UK government surrenders over sale of forests

The Government has been forced into a humiliating U-turn as it scrapped controversial plans to privatise England’s public forests.

Environment Secretary Caroline Spelman told MPs “I am sorry, we got this one wrong” as she abandoned plans to offload England’s public forest estate to companies, communities and charities.

The Commons was told she was halting the public consultation into the future of the 258,000-hectare estate, just 24 hours after David Cameron admitted he was unhappy with the plans at Prime Minister’s Questions.

Downing Street insisted Mr Cameron had full confidence in Ms Spelman, and she had not offered to resign over the issue. She told MPs she and the Prime Minister had made the decision together to abandon the plans.

Ms Spelman said she took full responsibility for the situation over the proposals, which prompted an outcry when they were published at the end of January.

She said she was removing powers that would have allowed the measures to go ahead from the Public Bodies Bill currently going through Parliament, and setting up an independent expert panel to look into future forestry policy.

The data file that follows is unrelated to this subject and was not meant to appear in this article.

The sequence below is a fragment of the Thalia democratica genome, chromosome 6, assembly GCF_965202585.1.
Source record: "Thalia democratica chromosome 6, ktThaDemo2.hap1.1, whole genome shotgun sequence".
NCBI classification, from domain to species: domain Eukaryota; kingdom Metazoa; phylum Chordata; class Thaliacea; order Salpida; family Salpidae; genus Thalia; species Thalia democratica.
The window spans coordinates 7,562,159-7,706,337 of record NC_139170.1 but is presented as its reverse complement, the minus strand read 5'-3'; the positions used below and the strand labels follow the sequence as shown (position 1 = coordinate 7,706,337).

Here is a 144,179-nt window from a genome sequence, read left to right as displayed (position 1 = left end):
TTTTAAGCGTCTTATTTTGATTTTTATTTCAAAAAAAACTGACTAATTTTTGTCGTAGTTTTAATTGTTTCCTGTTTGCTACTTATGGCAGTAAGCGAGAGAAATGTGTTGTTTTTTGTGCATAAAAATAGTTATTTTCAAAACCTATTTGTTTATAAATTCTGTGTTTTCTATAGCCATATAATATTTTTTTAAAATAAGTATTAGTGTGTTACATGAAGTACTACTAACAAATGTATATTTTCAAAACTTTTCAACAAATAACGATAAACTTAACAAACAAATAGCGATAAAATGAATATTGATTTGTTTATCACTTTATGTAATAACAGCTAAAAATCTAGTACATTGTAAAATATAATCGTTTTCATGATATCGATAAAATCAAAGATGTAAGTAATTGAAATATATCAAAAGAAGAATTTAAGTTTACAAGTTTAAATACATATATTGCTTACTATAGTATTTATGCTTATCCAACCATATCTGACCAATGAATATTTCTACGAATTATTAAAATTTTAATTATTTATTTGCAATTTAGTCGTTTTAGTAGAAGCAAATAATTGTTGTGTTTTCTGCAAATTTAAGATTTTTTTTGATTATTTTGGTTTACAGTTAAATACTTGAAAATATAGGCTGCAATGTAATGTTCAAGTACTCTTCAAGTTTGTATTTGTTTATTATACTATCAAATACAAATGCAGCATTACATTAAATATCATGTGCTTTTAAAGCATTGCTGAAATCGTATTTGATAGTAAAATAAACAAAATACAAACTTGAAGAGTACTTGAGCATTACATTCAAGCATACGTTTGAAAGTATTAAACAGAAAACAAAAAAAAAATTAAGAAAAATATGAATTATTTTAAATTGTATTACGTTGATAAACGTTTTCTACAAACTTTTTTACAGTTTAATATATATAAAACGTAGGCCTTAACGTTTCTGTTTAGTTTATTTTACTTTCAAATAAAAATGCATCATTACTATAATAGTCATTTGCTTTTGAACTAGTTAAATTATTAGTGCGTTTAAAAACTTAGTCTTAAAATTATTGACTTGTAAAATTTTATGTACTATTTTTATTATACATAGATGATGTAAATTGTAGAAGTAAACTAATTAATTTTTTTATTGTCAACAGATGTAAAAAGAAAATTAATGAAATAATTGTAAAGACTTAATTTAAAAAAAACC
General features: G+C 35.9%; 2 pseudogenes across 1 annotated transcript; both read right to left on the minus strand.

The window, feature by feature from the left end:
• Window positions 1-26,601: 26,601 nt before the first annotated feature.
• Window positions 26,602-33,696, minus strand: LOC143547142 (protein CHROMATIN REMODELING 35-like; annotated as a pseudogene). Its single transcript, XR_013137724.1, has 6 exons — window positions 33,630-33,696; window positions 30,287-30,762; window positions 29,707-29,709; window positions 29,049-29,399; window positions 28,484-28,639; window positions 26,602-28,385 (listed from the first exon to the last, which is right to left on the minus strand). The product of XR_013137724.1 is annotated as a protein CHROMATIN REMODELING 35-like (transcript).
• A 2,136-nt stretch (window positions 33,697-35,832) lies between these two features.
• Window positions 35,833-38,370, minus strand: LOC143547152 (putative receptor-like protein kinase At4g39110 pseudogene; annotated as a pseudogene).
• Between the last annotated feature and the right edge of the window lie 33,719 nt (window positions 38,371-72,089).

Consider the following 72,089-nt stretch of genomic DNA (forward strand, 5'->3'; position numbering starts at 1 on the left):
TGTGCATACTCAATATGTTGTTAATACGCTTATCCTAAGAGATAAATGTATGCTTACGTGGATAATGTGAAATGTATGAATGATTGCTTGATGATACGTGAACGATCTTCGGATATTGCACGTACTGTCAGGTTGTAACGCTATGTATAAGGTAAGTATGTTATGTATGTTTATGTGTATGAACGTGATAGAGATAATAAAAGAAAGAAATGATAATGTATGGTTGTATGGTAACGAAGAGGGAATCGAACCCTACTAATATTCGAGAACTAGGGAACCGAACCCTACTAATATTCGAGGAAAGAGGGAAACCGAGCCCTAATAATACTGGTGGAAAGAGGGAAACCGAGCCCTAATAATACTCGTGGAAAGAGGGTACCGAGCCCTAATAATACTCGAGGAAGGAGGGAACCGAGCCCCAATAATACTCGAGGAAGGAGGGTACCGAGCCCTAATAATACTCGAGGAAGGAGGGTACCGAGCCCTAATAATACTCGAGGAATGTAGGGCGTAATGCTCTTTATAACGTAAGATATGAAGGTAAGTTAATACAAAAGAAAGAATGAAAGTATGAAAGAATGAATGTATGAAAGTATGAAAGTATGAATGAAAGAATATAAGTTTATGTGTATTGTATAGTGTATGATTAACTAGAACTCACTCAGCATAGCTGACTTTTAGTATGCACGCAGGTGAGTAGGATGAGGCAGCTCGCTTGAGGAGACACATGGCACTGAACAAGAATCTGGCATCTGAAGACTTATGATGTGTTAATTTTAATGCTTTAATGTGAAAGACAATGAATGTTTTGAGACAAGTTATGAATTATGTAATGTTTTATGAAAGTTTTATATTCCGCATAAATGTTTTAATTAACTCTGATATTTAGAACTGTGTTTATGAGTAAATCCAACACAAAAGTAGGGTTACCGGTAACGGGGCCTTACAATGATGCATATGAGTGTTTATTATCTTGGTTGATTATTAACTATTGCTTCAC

The U-turn on the plans to dispose of England’s public forest estate, which is currently managed by the Forestry Commission, was hailed as a victory for “people power”, but campaigners warned the battle to protect England’s woodlands is not over.

The plans included a £250 million sale of leaseholds for commercially valuable forests to timber companies, measures to allow communities, charities and even local authorities to buy or lease woods and plans to transfer well-known “heritage” woods such as the New Forest into the hands of charities.

Protests were held in well-loved forests around the country, and campaign group 38 Degrees started a Save Our Forests petition which attracted more than 532,000 signatures, with organisers hailing the about turn as a result for “people power”.

But despite jubilation from campaigners, there were warnings that the fight to save England’s woods was not over. Campaigners in the Forest of Dean said they would still be seeking cast iron guarantees their woods would remain publicly owned and managed and the Forestry Commission would be strengthened – not weakened by job losses – to continue its role looking after the forest.
Source: Press Association

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